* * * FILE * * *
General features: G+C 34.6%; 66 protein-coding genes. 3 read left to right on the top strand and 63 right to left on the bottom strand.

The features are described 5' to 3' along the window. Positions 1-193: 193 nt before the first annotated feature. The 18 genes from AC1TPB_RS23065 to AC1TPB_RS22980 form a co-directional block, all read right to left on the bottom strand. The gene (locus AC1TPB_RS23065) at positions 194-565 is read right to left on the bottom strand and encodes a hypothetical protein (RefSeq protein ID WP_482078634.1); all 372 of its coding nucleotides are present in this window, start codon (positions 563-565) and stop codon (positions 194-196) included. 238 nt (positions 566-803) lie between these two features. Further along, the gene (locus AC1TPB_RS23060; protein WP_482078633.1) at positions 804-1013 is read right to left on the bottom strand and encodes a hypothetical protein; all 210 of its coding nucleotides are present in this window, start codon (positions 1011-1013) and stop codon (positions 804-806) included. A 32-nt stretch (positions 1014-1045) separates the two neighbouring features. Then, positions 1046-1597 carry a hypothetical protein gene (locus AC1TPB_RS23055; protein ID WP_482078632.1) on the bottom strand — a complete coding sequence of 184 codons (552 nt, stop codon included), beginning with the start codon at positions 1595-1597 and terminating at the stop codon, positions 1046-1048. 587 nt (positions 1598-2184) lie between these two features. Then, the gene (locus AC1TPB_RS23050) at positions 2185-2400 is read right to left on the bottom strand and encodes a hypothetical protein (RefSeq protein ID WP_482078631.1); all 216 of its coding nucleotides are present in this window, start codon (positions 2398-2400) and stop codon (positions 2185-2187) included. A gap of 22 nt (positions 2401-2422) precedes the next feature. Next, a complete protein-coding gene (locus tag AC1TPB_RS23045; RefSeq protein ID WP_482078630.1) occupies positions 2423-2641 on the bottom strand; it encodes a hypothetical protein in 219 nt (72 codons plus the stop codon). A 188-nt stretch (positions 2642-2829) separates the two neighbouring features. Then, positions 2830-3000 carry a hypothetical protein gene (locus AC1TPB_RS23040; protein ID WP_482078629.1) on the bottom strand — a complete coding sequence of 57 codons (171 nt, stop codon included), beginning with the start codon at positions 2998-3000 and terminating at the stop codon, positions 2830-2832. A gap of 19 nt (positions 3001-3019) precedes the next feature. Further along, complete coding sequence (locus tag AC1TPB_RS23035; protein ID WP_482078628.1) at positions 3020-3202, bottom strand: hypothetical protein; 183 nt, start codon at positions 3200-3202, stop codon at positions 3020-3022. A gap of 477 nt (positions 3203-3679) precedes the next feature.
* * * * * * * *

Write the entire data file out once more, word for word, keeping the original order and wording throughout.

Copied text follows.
General features: G+C 34.6%; 66 protein-coding genes. 3 read left to right on the top strand and 63 right to left on the bottom strand.

The features are described 5' to 3' along the window. Positions 1-193: 193 nt before the first annotated feature. The 18 genes from AC1TPB_RS23065 to AC1TPB_RS22980 form a co-directional block, all read right to left on the bottom strand. The gene (locus AC1TPB_RS23065) at positions 194-565 is read right to left on the bottom strand and encodes a hypothetical protein (RefSeq protein ID WP_482078634.1); all 372 of its coding nucleotides are present in this window, start codon (positions 563-565) and stop codon (positions 194-196) included. 238 nt (positions 566-803) lie between these two features. Further along, the gene (locus AC1TPB_RS23060; protein WP_482078633.1) at positions 804-1013 is read right to left on the bottom strand and encodes a hypothetical protein; all 210 of its coding nucleotides are present in this window, start codon (positions 1011-1013) and stop codon (positions 804-806) included. A 32-nt stretch (positions 1014-1045) separates the two neighbouring features. Then, positions 1046-1597 carry a hypothetical protein gene (locus AC1TPB_RS23055; protein ID WP_482078632.1) on the bottom strand — a complete coding sequence of 184 codons (552 nt, stop codon included), beginning with the start codon at positions 1595-1597 and terminating at the stop codon, positions 1046-1048. 587 nt (positions 1598-2184) lie between these two features. Then, the gene (locus AC1TPB_RS23050) at positions 2185-2400 is read right to left on the bottom strand and encodes a hypothetical protein (RefSeq protein ID WP_482078631.1); all 216 of its coding nucleotides are present in this window, start codon (positions 2398-2400) and stop codon (positions 2185-2187) included. A gap of 22 nt (positions 2401-2422) precedes the next feature. Next, a complete protein-coding gene (locus tag AC1TPB_RS23045; RefSeq protein ID WP_482078630.1) occupies positions 2423-2641 on the bottom strand; it encodes a hypothetical protein in 219 nt (72 codons plus the stop codon). A 188-nt stretch (positions 2642-2829) separates the two neighbouring features. Then, positions 2830-3000 carry a hypothetical protein gene (locus AC1TPB_RS23040; protein ID WP_482078629.1) on the bottom strand — a complete coding sequence of 57 codons (171 nt, stop codon included), beginning with the start codon at positions 2998-3000 and terminating at the stop codon, positions 2830-2832. A gap of 19 nt (positions 3001-3019) precedes the next feature. Further along, complete coding sequence (locus tag AC1TPB_RS23035; protein ID WP_482078628.1) at positions 3020-3202, bottom strand: hypothetical protein; 183 nt, start codon at positions 3200-3202, stop codon at positions 3020-3022. A gap of 477 nt (positions 3203-3679) precedes the next feature.